And pretty much all those opportunities have been courtesy of Arrow Films, who now present PHENOMENA in a brand new 4k restoration of the original 116 minute Italian cut of the film (CREEPERS came in at under 90). So does it look better than Arrow's previous Blu-ray release, also issued in a very nice limited steelbook which is the edition we have here at HMC? All I'll say is that if you're a PHENOMENA nut you will want the upgrade, but otherwise Arrow's previous Blu is perfectly adequate.

Extras are different. Here we get a feature-length making of, plus the Jennifer music video. There's still no sign in the UK of the Argento / Stivaletti / Simonetti commentary track recorded for the US Anchor Bay release. At least we do get a commentary track this time (previous releases have had none), with Troy Howarth doing the honours and telling us all about the movie.

Soundwise there's a new 5.1 DTS-HD surround mix for the Italian version, plus a new English / Italian hybrid soundtrack in lossless 5.1 and 2.0 stereo. This is a very nice package from Arrow & if you've never seen PHENOMENA on Blu-ray then this is the one to get. Those who have the previous release will hopefully now have a better idea of if they want to get this version or not.

Dario Argento's PHENOMENA is out on dual format from Arrow in a new release version from Monday 15th January 2018

Sunday 14 January 2018

Kills On Wheels (2016)

Thoroughly Entertaining Hungarian Wheelchair-Based Action Thriller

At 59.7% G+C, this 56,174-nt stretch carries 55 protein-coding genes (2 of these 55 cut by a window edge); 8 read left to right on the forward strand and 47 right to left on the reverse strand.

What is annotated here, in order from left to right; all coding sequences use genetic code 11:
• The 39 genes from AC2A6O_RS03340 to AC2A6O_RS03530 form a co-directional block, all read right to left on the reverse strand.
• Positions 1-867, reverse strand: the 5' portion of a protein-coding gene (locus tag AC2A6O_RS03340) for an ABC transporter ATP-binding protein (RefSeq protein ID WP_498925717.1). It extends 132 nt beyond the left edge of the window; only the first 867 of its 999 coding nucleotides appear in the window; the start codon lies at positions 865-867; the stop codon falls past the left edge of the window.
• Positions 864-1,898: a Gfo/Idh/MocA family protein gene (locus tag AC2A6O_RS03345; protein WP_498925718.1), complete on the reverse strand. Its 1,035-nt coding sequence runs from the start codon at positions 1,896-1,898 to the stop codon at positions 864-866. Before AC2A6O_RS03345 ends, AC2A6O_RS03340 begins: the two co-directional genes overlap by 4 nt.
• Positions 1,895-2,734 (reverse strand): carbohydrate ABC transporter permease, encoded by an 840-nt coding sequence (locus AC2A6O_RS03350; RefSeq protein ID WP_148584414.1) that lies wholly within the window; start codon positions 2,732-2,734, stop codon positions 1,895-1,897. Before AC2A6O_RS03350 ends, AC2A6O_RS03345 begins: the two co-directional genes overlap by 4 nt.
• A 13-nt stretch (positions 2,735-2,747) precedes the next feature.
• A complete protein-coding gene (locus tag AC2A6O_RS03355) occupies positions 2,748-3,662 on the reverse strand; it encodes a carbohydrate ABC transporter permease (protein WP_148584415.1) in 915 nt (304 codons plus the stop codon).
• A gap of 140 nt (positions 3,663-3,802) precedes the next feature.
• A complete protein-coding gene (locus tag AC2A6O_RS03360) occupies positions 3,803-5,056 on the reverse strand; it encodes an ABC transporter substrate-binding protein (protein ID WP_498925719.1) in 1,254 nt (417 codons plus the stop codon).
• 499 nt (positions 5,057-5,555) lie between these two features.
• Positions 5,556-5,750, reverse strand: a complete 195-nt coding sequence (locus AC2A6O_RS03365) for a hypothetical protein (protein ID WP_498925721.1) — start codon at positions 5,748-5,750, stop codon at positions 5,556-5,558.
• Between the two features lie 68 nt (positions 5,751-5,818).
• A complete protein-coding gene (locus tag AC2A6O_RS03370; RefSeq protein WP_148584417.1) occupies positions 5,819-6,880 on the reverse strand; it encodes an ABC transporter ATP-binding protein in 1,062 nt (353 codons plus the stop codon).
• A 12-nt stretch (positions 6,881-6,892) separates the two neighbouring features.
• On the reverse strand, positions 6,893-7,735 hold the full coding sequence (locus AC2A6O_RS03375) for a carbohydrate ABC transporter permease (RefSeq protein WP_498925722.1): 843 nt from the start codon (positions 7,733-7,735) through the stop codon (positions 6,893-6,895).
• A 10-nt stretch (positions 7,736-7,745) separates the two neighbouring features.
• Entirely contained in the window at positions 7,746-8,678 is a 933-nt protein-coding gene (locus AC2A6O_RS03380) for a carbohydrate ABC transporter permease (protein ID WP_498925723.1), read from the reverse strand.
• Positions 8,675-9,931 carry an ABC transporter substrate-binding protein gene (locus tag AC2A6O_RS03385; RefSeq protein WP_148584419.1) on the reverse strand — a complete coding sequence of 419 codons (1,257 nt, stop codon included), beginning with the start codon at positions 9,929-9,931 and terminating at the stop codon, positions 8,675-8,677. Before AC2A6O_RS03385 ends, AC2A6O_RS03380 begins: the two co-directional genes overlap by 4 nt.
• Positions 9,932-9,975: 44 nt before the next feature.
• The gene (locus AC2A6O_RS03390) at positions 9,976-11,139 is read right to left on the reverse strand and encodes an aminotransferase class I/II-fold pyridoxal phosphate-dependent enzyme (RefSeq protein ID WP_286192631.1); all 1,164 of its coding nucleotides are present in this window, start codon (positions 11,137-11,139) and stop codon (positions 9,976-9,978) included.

Here's something different, and if you fancy a change from the usual Hollywood multiplex fare this is well worth checking out. Attila Till's gritty, brutal and yet ultimately uplifting thriller is getting a dual format release from Eureka.

Best friends Zoli (Zoltan Fenyvesi) and Barba (Adam Fekete) both suffer from congenital physical developmental abnormalities that mean they spend their dull days in a long-term rehabilitation facility. Zoli needs life saving surgery because his spine is starting to curve to such an extent that his internal organs are beginning to crush one another. 

Zoli's long-absent father is willing to pay for the operation but Zoli doesn't want him to. Enter wheelchair-bound hit man Rupasov (Szabolcs Thiroczy, looking like an older Jeremy Renner) who has just been released from prison and who still has connections to various crime syndicates. He has a scheme to help make Zoli the money he needs - by the two friends helping him bump off the hits he gets assigned. 

Gritty and grim, and pulling no punches as regards the abilities (and disabilities) of its three leads, KILLS ON WHEELS does a marvellous job of giving centre stage to the kind of characters that are too often only on the sidelines in movies, if present at all.  

A lot of the PR for KILLS ON WHEELS calls it a comedy. I didn't find much of it very funny, which is not to do the film down at all - it's really very good indeed - but don't go in expecting barrels of wheelchair-based laughs or you're going to be disappointed. 

Refreshingly uncategorisable, the film swings from downbeat to funny to blood-soaked to incredibly emotionally warm and moving by turns with never a mis-step. Eureka's disc only has the trailer as an extra but don't let that put you off getting this - I wouldn't be at all surprised if this turns up on best of lists in years to come, although best what I'll leave to the list compilers to decide.

Attila Till's KILLS ON WHEELS is out on dual format DVD & Blu-ray from Eureka on Monday 15th January 2017

Sunday 7 January 2018

Wind River (2017)

"Excellent, Gripping and Surprisingly Moving Crime Thriller"

That warm feeling that we're only a couple of days into the year but already I can start my 'Best Of Year' nominees list has been triggered this year by WIND RIVER, a crime thriller set in snowy Wyoming and getting a digital download, DVD & Blu-ray release from STX / Sony this month.